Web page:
Wednesday, February 22, 2012

Poetry Out Loud Winners Announced!

From left: Erica McCreedy with Arts Council, Keaghan Kane,
Raven Dobbins, Elizabeth Salvador
This past Friday, February 17th, ten high school students representing Sulphur High School, Washington-Marion High School, DeRidder High School, Westlake High School, and home school groups competed for the top three honors at the SWLA Regional Poetry Out Loud Competition at Central School.

Elizabeth Salvador, a home school student, won third place in the competitions with her performances of “The Children’s Hour” by Henry Wadsworth Longfellow and “The Donkey” by G.K. Chesterton. Raven Dobbins, a freshman at Washington-Marion High School, was awarded second place for her recitations of “Sadie and Maud” by Gwendolyn Brooks and “Alone” by Edgar Allan Poe. Keaghan Kane, a senior level home schooler, was honored with first place for her moving renditions of “Preludes” by T.S. Eliot and “Crossing the Bar” by Alfred, Lord Tennyson.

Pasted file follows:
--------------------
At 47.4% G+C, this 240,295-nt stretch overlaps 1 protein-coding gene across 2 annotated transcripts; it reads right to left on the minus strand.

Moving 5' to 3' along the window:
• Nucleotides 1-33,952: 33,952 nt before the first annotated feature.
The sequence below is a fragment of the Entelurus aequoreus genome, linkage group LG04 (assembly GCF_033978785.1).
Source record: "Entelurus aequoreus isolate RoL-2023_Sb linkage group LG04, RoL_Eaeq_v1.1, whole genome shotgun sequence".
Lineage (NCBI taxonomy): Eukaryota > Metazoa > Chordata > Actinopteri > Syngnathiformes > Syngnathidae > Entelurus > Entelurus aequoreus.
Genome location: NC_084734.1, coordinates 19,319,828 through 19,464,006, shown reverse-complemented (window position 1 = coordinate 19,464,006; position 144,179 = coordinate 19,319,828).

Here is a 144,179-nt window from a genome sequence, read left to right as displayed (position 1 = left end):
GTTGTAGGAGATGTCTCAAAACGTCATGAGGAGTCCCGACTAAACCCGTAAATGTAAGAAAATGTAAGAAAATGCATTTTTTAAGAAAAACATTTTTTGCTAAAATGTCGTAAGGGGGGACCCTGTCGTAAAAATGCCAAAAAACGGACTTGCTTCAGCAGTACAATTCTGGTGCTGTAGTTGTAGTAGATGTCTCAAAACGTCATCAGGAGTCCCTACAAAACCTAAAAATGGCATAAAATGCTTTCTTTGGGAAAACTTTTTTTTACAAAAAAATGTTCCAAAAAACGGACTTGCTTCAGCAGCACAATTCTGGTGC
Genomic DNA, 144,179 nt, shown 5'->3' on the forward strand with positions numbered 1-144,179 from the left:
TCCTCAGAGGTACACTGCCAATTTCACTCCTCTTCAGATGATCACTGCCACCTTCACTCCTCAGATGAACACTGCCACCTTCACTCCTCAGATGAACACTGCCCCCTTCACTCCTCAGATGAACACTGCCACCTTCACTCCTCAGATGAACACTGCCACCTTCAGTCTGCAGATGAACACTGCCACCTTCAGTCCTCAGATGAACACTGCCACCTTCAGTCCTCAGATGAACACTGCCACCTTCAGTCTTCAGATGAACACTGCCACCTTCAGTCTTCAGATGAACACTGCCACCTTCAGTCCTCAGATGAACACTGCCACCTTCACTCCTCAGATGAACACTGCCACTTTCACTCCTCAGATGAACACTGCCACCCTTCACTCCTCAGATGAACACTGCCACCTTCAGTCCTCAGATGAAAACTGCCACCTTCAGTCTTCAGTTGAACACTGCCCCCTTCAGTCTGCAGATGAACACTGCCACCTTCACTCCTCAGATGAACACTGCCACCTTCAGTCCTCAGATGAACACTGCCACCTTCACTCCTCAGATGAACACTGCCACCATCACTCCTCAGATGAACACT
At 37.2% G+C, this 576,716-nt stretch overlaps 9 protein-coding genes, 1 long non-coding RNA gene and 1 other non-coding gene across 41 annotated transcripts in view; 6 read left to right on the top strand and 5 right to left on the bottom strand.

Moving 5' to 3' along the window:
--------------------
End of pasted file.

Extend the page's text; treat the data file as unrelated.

Keaghan Kane
“I couldn’t be more proud of our students who won this year,” stated Erica McCreedy, project coordinator for the Arts Council. “This program engages the younger generations in the arts to not only create future artists but also future investors in the arts.” Salvador, Dobbins, and Kane will continue on to the State Poetry Out Loud Competition to hopefully follow in the footsteps of the 2011 Louisiana State Champion, David Douglas, who came also from Washington-Marion High School and represented Lake Charles at the National Competition. Over $50,000 in stipends and awards are given at Nationals.

Poetry Out Loud is coordinated in the Southwest Louisiana region by the Arts & Humanities Council of Southwest Louisiana, and it was initiated by the Poetry Foundation and the National Endowment for the Arts in 2005. The program engages high school students by challenging them to memorize and recite poetry in a competitive setting. Performance poetry helps build confidence and public speaking skills while allowing students to experience the oral history of poetry.

For more information on Poetry Out Loud, contact the Arts Council office at (337) 439-2787 or visit